Laser/IPL Safety AwarenessApproved by British Medical Laser Association, Institute of Physics and Engineering in Medicine, Society for Radiological Protection. December 2013.
Laser/IPL Safety Awareness
The ‘Core of Knowledge’ is intended for all staff using laser (class 3 and 4) and non‐laser (IPL and LED) light sources in a range of applications, including medical, surgical, dental and aesthetic practices. Other staff present during laser or IPL use (e.g. nursing staff, Theatre Assistants, trainees) should have a basic understanding of the risks they may face and how they can be prevented. The aim of Basic Laser/IPL Safety Training is to provide those staff groups with an understanding of the key principles of laser/IPL safety. It is essential that the training is supplemented by additional training in specific applications. Although exact content may differ slightly, the following syllabus is considered to be the minimum course content that may be covered by training centres. Course duration should be at least 1 hour.
After attending the course, each participant should have a basic understanding of the following:
- Laser safety management including the role of the Laser Protection Adviser, Laser Protection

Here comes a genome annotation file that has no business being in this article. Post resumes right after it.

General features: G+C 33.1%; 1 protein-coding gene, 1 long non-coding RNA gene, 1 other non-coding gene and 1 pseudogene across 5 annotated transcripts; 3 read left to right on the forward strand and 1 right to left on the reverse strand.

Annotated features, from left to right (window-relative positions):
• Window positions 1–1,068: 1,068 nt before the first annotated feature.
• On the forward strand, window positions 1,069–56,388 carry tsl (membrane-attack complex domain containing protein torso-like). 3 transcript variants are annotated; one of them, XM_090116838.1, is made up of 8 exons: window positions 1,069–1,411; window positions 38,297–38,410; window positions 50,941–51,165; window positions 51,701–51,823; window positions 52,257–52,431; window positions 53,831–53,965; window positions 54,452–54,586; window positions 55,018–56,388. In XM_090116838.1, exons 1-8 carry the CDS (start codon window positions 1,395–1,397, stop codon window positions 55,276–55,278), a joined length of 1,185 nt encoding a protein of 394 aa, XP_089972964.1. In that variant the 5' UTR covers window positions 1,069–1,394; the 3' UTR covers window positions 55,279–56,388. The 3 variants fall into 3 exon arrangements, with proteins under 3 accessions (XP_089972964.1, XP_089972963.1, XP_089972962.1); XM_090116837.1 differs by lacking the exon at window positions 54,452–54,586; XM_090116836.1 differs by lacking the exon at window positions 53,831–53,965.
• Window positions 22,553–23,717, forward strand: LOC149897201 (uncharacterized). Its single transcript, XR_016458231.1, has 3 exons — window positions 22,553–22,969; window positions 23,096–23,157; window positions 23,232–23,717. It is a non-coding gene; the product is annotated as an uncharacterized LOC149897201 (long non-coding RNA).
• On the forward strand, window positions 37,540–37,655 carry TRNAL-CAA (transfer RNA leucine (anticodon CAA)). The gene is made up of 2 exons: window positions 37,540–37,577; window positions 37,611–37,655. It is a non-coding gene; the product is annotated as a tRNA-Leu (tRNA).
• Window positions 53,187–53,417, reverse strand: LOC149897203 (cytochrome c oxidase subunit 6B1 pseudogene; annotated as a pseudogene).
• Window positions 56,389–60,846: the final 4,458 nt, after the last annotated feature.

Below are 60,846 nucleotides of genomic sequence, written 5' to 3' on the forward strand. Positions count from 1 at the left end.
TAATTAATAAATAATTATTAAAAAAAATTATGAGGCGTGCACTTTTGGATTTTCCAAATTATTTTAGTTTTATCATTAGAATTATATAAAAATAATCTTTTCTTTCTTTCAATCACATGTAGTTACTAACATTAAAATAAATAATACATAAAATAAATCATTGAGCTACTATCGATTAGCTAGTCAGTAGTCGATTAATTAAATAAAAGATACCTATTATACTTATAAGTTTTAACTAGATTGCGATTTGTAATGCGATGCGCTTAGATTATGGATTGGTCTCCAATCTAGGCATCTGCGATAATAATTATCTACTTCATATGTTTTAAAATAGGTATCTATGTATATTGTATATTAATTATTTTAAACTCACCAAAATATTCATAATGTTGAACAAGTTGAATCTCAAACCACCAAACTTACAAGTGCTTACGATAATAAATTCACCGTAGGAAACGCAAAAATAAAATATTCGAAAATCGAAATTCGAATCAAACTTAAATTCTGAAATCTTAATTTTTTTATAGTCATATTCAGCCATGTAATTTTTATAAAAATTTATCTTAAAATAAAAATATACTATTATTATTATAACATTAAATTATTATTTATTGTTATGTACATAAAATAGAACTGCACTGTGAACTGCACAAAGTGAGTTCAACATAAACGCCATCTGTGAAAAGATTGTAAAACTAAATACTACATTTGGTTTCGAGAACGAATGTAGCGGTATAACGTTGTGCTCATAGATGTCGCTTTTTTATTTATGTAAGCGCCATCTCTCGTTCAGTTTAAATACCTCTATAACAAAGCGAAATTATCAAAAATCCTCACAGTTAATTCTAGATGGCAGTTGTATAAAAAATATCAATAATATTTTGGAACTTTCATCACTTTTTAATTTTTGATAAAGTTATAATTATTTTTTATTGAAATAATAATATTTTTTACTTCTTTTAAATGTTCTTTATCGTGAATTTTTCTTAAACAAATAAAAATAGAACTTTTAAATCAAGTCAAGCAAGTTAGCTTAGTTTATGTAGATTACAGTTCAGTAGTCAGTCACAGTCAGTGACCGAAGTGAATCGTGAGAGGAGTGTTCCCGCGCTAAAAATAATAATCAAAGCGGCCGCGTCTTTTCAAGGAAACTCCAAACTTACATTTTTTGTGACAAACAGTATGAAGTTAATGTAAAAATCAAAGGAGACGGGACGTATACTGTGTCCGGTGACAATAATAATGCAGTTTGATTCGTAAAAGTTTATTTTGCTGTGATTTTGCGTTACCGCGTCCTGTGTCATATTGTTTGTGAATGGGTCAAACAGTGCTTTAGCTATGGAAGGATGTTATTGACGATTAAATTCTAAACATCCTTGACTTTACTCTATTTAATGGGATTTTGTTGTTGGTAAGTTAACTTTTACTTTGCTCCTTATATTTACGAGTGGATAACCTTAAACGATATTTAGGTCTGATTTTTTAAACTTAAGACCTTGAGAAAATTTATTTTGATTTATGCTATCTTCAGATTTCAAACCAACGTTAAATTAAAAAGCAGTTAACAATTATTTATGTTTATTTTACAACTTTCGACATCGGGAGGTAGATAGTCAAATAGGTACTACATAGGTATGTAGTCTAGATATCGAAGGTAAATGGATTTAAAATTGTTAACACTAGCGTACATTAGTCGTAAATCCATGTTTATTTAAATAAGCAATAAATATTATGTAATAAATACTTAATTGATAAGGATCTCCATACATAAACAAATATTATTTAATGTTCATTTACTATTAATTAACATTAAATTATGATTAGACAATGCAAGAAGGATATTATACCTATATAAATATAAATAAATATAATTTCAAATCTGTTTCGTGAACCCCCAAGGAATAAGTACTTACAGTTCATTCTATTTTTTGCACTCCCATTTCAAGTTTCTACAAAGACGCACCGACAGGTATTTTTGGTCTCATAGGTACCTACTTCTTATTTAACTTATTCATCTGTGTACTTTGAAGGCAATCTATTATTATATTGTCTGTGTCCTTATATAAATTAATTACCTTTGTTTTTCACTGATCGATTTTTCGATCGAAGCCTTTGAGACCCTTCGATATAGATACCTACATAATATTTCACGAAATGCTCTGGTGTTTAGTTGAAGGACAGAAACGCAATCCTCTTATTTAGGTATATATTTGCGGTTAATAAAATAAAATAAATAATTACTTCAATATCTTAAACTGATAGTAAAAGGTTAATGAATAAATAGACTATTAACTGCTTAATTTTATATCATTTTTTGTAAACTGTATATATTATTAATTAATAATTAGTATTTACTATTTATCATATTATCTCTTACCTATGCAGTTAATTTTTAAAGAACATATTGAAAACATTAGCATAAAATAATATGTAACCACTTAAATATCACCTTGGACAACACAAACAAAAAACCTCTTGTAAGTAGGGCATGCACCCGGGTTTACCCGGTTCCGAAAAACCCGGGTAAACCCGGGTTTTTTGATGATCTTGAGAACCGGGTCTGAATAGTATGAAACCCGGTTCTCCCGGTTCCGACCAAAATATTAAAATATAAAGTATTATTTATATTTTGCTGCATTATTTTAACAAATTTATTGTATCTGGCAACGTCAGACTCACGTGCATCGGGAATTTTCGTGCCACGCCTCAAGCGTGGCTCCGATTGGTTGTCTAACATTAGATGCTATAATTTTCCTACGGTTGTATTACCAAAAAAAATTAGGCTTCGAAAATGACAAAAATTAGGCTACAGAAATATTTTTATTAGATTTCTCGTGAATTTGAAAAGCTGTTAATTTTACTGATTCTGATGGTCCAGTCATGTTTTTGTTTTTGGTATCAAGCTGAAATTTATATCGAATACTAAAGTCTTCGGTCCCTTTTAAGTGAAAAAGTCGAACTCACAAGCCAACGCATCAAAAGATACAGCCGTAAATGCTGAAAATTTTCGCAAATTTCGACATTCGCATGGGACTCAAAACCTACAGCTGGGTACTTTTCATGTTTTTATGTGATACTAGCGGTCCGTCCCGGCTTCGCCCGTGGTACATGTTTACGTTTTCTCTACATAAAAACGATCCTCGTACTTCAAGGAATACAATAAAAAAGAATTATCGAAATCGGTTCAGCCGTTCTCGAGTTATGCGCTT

- Supervisor, Local Rules, Controlled Area, Hazard Distance
- Emission characteristics of laser and IPL equipment
- Penetration of light of different wavelengths through skin and eye
- Dangers of central versus peripheral retinal damage
- Hazards to eye and skin from accidental exposure
- Risks associated with accidental reflections
- Personal protection measures including eye protection
- Hazards to the patient, e.g. endotracheal tube ignition
- Incidental hazards, including electrical, fire, explosion and plume emission
- How to deal with an adverse event or accidental exposure
Course organisers should issue an attendance certificate and keep a record of attendees for a
minimum of 5 years.
It is good practice for individuals to re‐attend Basic Laser/IPL Safety Training courses every 5 years, or sooner following an extended absence or if there have been significant changes to equipment or practices affecting the individual.
It is recommended that the course should be approved by a recognised body such as the British Medical Laser Association.
It is the responsibility of the employer to ensure that adequate measures, including training, are in place to ensure safe use of lasers and IPL devices.